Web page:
As Randy has pointed out in his introduction to this “Myth Beyond Words” series, the visual medium of illustration presents a challenge for storytellers. In this article, I will examine some early illustrations of Aesop’s fables from the 1479 edition of Aesop’s fables authored by Heinrich Steinhowel, one of the great humanist scholars of the early Renaissance. Throughout the fifteenth and sixteenth centuries, the text of Steinhowel’s fables was translated into many different European languages, and the accompanying woodcuts (nearly 200 of them) were also widely copied. These woodcuts demonstrate an ambitious attempt to use single-panel illustrations to depict the plots of a fables, while also showing how the illustrations themselves can yield new versions of the tales and become part of the storytelling tradition.
A typical fable usually has a two-part plot sequence: the confrontation, and the outcome. Unlike modern comic book art, where a plot sequence can be shown in a series of panels, in these illustrations the artist uses only one panel to depict the plot. In that one panel, the artist may depict the confrontation, or the outcome, or both, as you can see in the examples below. In each case, however, the reader must still apply additional information in order to get a mental picture of the whole story. That additional information might come from the text, or it might come from the storytelling tradition itself, since many of these fables were well established in European folklore and well known in the oral tradition long before being printed in books.
In the famous story of the wolf and the lamb, for example, the wolf accuses the lamb of muddying the water, while the lamb protests that he is innocent; this is the confrontation. The wolf eats the lamb anyway; this is the outcome. The artist has chosen to render the confrontation scene, including the important detail that the lamb is drinking downstream from the wolf. Any reader who knows the fable already can supply the outcome based on what they see here.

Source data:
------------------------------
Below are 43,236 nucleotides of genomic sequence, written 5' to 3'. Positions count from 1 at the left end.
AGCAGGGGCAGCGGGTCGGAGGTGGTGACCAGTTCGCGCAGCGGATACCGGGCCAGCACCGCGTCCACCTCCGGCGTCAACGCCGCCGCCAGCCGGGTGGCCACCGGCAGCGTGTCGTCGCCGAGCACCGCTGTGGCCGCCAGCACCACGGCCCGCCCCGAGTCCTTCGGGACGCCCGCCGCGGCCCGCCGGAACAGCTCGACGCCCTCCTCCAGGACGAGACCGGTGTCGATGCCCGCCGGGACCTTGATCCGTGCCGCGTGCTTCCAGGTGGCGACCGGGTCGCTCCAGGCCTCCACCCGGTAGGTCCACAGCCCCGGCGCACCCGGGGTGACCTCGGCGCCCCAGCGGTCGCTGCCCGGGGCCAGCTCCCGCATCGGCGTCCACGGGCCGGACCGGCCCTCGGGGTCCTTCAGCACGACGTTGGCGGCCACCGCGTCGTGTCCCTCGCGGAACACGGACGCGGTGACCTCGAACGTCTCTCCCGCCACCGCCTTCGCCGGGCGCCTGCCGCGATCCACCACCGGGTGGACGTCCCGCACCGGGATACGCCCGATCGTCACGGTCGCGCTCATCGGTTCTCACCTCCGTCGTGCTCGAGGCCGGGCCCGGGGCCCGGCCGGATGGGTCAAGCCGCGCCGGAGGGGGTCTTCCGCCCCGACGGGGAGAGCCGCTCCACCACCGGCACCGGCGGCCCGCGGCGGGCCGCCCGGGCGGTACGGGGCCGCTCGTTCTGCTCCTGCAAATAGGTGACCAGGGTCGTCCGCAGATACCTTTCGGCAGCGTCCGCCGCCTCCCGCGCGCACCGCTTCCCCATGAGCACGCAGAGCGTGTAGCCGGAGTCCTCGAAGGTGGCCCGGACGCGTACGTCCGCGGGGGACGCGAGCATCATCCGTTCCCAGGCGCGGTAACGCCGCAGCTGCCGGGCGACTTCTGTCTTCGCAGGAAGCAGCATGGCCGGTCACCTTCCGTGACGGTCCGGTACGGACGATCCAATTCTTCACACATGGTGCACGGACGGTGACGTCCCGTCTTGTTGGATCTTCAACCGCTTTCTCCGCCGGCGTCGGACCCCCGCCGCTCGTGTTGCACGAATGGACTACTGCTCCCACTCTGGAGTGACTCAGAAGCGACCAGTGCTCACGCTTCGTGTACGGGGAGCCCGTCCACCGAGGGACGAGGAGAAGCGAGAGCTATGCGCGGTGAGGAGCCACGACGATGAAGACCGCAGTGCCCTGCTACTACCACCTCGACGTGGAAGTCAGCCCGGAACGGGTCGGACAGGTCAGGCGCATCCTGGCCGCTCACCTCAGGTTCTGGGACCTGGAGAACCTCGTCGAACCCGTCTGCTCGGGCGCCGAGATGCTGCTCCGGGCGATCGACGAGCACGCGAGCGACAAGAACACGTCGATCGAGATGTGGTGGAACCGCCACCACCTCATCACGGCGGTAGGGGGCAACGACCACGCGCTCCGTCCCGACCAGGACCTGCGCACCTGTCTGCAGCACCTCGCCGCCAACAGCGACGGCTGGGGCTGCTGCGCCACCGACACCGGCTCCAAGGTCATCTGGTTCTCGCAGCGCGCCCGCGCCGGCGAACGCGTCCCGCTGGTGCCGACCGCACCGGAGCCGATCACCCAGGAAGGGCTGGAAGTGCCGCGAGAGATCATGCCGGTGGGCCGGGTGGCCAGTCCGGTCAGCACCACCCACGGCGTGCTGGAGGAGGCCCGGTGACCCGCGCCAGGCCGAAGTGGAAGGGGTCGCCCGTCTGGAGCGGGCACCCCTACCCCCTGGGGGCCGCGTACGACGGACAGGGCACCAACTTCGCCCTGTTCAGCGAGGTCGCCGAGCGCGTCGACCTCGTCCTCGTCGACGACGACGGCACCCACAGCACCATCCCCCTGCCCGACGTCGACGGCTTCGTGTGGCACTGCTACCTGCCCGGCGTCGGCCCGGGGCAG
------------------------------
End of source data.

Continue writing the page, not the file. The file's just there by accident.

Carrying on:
For an illustration which shows the outcome instead, consider the frog and the mouse. The frog offered to help the mouse cross the stream, and the mouse tied itself to the frog so that it would not drown. The treacherous frog then plunges under the water, trying to drown the mouse; this is the confrontation. In the outcome, a passing kite swoops down and carries away both the mouse and the frog. For readers who know the story, the confrontation is can be easily deduced from the dramatic denouement.
Sometimes the artist shows a series of events occupying the same space even if they unfold separately in time. Consider, for example, the story of the old lion: he is attacked first by a boar, then by a bull, and finally by a donkey, which is the most humiliating of all. The illustration shows all three attacks as if they were simultaneous, but readers who know the story realize that the attacks happen in a sequence, culminating with the despicable donkey.
Meanwhile, to understand the meaning of the fire coming out of the boar’s mouth, you need a knowledge of the Latin text of the story, which explains that the boar had dentes fulminei, “teeth that flash like lightning.” With this detail, the Latin text exerted a specific, direct influence on the illustration; later on, we will see an example of an image which instead challenges the text.